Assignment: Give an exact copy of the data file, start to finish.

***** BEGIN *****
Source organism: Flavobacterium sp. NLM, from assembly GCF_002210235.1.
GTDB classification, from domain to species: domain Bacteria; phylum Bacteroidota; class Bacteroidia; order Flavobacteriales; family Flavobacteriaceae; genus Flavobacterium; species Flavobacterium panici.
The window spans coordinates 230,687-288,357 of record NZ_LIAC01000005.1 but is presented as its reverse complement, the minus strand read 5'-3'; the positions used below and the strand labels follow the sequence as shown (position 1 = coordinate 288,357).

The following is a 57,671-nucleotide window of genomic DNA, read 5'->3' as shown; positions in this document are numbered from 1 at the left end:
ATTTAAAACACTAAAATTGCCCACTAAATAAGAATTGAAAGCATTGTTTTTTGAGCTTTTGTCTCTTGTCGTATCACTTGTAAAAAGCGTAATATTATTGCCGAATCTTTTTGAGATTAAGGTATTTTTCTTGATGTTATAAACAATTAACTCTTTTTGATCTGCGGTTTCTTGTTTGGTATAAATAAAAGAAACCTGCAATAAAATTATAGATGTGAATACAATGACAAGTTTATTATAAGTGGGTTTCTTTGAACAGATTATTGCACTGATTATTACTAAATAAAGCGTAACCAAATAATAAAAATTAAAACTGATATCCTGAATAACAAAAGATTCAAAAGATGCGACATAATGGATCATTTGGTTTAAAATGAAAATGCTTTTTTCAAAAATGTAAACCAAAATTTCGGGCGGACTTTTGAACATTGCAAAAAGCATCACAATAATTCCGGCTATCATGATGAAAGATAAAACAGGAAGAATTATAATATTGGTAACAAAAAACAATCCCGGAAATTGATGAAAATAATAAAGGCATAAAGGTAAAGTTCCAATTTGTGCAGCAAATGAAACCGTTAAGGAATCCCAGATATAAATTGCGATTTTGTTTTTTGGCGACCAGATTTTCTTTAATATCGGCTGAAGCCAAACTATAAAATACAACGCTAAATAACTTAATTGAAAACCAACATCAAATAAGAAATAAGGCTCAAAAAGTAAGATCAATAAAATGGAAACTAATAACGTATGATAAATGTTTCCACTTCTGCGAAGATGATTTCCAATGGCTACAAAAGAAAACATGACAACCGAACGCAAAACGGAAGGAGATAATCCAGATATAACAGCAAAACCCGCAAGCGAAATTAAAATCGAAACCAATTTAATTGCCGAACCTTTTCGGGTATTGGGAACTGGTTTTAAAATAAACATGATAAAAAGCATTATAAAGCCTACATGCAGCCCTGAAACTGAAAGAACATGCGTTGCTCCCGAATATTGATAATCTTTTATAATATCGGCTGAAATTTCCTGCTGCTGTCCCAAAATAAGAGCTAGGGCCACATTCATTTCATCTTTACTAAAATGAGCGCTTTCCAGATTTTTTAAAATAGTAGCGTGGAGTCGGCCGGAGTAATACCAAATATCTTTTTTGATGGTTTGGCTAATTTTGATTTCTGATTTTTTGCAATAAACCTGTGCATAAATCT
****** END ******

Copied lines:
Source organism: Flavobacterium sp. NLM, from assembly GCF_002210235.1.
GTDB classification, from domain to species: domain Bacteria; phylum Bacteroidota; class Bacteroidia; order Flavobacteriales; family Flavobacteriaceae; genus Flavobacterium; species Flavobacterium panici.
The window spans coordinates 230,687-288,357 of record NZ_LIAC01000005.1 but is presented as its reverse complement, the minus strand read 5'-3'; the positions used below and the strand labels follow the sequence as shown (position 1 = coordinate 288,357).

The following is a 57,671-nucleotide window of genomic DNA, read 5'->3' as shown; positions in this document are numbered from 1 at the left end:
ATTTAAAACACTAAAATTGCCCACTAAATAAGAATTGAAAGCATTGTTTTTTGAGCTTTTGTCTCTTGTCGTATCACTTGTAAAAAGCGTAATATTATTGCCGAATCTTTTTGAGATTAAGGTATTTTTCTTGATGTTATAAACAATTAACTCTTTTTGATCTGCGGTTTCTTGTTTGGTATAAATAAAAGAAACCTGCAATAAAATTATAGATGTGAATACAATGACAAGTTTATTATAAGTGGGTTTCTTTGAACAGATTATTGCACTGATTATTACTAAATAAAGCGTAACCAAATAATAAAAATTAAAACTGATATCCTGAATAACAAAAGATTCAAAAGATGCGACATAATGGATCATTTGGTTTAAAATGAAAATGCTTTTTTCAAAAATGTAAACCAAAATTTCGGGCGGACTTTTGAACATTGCAAAAAGCATCACAATAATTCCGGCTATCATGATGAAAGATAAAACAGGAAGAATTATAATATTGGTAACAAAAAACAATCCCGGAAATTGATGAAAATAATAAAGGCATAAAGGTAAAGTTCCAATTTGTGCAGCAAATGAAACCGTTAAGGAATCCCAGATATAAATTGCGATTTTGTTTTTTGGCGACCAGATTTTCTTTAATATCGGCTGAAGCCAAACTATAAAATACAACGCTAAATAACTTAATTGAAAACCAACATCAAATAAGAAATAAGGCTCAAAAAGTAAGATCAATAAAATGGAAACTAATAACGTATGATAAATGTTTCCACTTCTGCGAAGATGATTTCCAATGGCTACAAAAGAAAACATGACAACCGAACGCAAAACGGAAGGAGATAATCCAGATATAACAGCAAAACCCGCAAGCGAAATTAAAATCGAAACCAATTTAATTGCCGAACCTTTTCGGGTATTGGGAACTGGTTTTAAAATAAACATGATAAAAAGCATTATAAAGCCTACATGCAGCCCTGAAACTGAAAGAACATGCGTTGCTCCCGAATATTGATAATCTTTTATAATATCGGCTGAAATTTCCTGCTGCTGTCCCAAAATAAGAGCTAGGGCCACATTCATTTCATCTTTACTAAAATGAGCGCTTTCCAGATTTTTTAAAATAGTAGCGTGGAGTCGGCCGGAGTAATACCAAATATCTTTTTTGATGGTTTGGCTAATTTTGATTTCTGATTTTTTGCAATAAACCTGTGCATAAATCT